How relevant is art in the working world?

It's funny what art teaches you.

Instructor Aaron Jacobs' class has this "observational drawing" assignment today: Draw the still-life above -- without lifting your pencil off the paper. If you make a mistake, it's a long road back.

That kind of project teaches students to see the the whole picture of what's in front of them:

Jacobs says:

"Usually, they would draw one piece of the picture, and then another, and then another. This forces them to see the interconnection of all the parts, the relationships, the distance one object has from another."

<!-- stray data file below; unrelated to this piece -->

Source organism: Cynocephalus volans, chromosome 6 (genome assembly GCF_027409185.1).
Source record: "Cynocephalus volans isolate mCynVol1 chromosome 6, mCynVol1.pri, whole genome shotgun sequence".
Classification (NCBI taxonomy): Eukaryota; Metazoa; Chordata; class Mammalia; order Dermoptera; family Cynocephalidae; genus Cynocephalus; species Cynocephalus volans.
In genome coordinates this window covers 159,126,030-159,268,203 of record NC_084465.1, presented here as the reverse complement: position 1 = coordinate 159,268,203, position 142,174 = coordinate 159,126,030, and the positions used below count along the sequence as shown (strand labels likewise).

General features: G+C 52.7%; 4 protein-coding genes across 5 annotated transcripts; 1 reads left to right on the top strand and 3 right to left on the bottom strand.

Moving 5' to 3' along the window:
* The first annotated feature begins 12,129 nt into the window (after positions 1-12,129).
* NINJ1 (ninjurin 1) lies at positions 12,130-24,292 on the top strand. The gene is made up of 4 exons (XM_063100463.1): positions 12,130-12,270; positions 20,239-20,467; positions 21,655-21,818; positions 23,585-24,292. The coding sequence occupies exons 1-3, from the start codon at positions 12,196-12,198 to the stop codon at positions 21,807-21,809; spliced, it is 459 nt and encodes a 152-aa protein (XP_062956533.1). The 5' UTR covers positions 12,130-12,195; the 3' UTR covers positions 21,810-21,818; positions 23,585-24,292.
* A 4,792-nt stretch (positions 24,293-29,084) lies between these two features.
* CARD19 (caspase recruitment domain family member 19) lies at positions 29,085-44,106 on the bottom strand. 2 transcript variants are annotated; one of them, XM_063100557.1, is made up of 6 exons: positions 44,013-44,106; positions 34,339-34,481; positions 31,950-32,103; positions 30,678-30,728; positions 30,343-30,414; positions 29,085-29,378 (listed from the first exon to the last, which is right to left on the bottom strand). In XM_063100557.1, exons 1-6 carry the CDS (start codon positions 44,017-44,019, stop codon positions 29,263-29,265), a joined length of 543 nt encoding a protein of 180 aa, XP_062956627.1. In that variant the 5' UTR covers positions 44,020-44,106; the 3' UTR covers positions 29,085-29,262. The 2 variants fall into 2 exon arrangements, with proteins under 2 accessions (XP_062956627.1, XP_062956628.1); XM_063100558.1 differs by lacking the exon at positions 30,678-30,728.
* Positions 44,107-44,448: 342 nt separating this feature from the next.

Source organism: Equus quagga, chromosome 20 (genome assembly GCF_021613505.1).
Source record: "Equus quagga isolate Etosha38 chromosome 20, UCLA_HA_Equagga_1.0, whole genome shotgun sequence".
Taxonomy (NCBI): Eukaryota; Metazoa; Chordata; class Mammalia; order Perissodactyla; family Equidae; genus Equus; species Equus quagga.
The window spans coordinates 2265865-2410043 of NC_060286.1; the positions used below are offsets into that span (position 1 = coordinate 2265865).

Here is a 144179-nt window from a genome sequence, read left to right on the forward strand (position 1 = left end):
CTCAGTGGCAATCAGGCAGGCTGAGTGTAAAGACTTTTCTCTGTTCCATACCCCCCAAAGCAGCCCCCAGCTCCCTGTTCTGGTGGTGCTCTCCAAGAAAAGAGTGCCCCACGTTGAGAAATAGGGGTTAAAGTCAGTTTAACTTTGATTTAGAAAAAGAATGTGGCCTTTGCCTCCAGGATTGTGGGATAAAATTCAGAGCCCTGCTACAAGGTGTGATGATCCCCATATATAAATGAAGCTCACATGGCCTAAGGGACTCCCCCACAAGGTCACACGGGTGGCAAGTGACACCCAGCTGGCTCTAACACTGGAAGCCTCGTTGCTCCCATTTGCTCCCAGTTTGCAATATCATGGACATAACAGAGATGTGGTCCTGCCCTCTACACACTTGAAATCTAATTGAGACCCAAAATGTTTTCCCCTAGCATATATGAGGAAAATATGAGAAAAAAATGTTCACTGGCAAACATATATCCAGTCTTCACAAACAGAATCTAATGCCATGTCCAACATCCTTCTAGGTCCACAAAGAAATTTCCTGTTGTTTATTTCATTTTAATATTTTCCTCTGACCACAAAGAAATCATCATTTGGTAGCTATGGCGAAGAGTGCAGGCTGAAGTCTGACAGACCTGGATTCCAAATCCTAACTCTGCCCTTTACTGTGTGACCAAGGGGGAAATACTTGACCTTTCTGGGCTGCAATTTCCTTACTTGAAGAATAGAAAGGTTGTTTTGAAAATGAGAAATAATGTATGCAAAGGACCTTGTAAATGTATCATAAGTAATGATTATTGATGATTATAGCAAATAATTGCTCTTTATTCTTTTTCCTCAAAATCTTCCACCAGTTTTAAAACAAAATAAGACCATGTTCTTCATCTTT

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Sounds like a good lesson for life.

It's a heck of a job, though, for Joycelyn Joyce, a 55-year-old pharmacy technician who's going for her associate's degree and then on to a four-year university:

"Back in the Caribbean, where I come from, we don't do a lot of art like the Americans," she told me.

She enjoys drawing, though I'm not sure whether she saw much relevance of today's lesson in the job world.

Still, she told me:

"One thing it did teach me is concentration."